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    IsotopeAtomic mass (Da)Isotopic abundance (amount fraction)
    10B10.012 9369(1)[0.189, 0.204]
    11B11.009 305 17(8)[0.796, 0.811]

    In 1961, the Commission recommended Ar(B) = 10.811(3) based on calibrated mass-spectrometric measurements on brines and minerals from Searles Lake. The uncertainty was based on reported variations in natural abundances. In 1981, the Commission concluded that the range of isotope-abundance variations typical of the most common sources is covered by Ar(B) = 10.811(2). This value includes major commercial sources of boron in California and Turkey. However, the existence of normal terrestrial occurrences with sample atomic weights outside these implied limits could not be denied. Under the 1983 policy of a more liberal use of any single-digit uncertainty, the Commission changed the recommended standard atomic weight to Ar(B) = 10.811(5). In 1985, the "g" annotation was added to reflect the occurrence of materials with anomalous isotopic compositions. Compared with most other standard atomic weights, the tabulated value for boron is relatively uncertain. That uncertainty increased in 1995 when the Commission decided to include the isotopic composition of boron in seawater.

    Natural variations in n(11B)/n(10B) are reported as δ(11B) values relative to the reference material NIST SRM 951a, which has n(11B)/n(10B) = 4.0437(33). Reported δ951a(11B) values range from a low of −34.2 ‰ (x(11B) = 0.7961 and Ar(B) = 10.8062) in a metamorphic mineral sample from Antarctica to a high of +59.2 ‰ (x(11B) = 0.8107 and Ar(B) = 10.8207) in brine from a volcanic crater lake in south-eastern Australia. Separated and enriched isotopes of boron are commercially available; the atomic weights of such samples can differ from one another by up to almost 10 %. Although the Commission is unaware of undisclosed commercial sales of such material, an "m" annotation warns users of the possibility of its inadvertent dissemination.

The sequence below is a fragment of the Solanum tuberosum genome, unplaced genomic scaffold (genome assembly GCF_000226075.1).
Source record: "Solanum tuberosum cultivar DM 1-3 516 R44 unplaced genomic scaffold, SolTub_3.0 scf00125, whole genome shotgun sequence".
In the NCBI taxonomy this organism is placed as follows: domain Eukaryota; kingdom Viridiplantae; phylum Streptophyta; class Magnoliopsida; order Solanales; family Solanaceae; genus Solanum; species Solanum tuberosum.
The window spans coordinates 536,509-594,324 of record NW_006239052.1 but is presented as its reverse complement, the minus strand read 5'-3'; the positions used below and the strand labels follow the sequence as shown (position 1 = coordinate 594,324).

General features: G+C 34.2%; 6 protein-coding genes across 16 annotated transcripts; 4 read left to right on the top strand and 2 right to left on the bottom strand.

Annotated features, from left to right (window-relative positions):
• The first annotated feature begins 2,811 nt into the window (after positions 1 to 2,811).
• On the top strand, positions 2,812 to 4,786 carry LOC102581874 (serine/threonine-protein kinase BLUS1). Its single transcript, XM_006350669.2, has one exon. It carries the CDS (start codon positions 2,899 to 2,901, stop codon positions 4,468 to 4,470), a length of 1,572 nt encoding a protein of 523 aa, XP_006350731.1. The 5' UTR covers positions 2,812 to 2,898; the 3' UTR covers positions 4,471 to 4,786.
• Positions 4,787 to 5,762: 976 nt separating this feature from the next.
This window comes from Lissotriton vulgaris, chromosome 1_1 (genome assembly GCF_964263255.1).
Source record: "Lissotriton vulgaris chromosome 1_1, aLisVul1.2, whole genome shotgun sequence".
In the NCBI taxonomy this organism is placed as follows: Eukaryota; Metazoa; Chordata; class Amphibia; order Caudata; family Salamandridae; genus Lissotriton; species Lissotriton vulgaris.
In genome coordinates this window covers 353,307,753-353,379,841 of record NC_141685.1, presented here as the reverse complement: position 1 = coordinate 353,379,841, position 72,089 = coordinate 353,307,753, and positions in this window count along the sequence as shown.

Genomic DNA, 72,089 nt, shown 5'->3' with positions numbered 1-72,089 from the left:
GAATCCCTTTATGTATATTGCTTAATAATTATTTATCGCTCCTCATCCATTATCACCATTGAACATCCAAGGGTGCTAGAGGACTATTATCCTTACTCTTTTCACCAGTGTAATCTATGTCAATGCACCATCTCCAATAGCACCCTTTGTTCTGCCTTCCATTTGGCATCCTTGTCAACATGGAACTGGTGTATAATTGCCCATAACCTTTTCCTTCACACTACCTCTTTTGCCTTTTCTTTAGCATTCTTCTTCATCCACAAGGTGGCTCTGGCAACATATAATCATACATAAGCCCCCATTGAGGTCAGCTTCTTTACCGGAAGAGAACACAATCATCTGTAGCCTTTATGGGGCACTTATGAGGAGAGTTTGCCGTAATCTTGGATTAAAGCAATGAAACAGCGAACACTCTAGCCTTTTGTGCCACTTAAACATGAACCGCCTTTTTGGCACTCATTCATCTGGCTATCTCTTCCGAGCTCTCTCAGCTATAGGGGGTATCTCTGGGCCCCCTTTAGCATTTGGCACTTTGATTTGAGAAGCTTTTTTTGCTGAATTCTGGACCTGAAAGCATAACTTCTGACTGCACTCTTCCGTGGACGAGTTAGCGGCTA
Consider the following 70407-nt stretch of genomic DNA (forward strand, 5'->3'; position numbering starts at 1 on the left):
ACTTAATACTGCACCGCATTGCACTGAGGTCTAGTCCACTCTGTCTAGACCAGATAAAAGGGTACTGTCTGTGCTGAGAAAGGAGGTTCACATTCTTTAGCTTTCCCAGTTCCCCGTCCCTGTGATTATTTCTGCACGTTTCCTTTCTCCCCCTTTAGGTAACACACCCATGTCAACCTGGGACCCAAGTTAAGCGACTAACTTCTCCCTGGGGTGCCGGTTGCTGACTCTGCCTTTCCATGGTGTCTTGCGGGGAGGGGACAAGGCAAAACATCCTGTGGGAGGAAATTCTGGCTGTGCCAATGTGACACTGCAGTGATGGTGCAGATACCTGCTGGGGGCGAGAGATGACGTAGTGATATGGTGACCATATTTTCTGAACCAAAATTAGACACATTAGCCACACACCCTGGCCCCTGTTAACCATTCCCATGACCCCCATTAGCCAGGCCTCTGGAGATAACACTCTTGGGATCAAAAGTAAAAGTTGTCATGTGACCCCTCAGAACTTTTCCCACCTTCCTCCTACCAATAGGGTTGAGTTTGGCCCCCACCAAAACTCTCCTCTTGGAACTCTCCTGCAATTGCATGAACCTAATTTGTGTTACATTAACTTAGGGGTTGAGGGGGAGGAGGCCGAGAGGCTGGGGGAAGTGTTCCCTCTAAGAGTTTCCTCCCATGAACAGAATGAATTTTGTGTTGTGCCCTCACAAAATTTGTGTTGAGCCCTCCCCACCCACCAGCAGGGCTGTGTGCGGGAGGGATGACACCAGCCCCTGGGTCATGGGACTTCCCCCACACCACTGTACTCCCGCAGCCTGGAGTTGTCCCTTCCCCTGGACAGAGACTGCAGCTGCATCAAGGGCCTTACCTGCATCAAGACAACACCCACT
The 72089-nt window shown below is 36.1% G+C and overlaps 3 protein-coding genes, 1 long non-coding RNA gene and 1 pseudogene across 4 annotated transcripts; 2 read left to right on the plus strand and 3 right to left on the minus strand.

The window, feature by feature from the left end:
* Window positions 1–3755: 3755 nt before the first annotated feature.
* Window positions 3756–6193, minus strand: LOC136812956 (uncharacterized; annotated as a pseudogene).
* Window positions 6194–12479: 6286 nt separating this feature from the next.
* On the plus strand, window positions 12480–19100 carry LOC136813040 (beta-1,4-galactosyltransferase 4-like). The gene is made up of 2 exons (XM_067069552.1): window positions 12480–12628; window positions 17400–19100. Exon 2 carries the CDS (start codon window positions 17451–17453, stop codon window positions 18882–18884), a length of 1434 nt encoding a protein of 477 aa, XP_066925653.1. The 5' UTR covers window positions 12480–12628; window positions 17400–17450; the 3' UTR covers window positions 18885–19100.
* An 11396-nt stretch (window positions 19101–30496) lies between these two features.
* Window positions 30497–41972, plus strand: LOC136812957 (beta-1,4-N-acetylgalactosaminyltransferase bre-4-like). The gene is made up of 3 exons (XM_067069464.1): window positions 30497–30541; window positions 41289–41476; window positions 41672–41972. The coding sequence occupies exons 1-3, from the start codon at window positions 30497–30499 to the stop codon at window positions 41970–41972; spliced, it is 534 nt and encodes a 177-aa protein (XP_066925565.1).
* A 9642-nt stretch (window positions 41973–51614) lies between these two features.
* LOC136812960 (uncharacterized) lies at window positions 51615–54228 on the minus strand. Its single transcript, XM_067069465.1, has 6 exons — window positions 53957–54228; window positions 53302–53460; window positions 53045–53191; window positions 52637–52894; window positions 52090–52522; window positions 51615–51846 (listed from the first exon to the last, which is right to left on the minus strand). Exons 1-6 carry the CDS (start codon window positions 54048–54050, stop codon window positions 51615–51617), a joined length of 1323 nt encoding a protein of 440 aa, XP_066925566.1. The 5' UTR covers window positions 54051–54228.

SOURCES  Atomic weights of the elements: Review 2000 by John R de Laeter et al. Pure Appl. Chem. 2003 (75) 683-800
    Atomic weights of the elements 2009 by M.E. Wieser and T.B. Coplen. Pure Appl. Chem. 2011 (83) 359-396


    Ar(B) = [10.806, 10.821] since 2009

    The name derives from the Arabic buraq for "white". Although its compounds were known for thousands of years, it was not isolated until 1808 by the French chemists Louis-Joseph Gay-Lussac and Louis-Jacques Thenard.

    Natural variations of boron isotopic composition

    Isotopic reference materials of boron.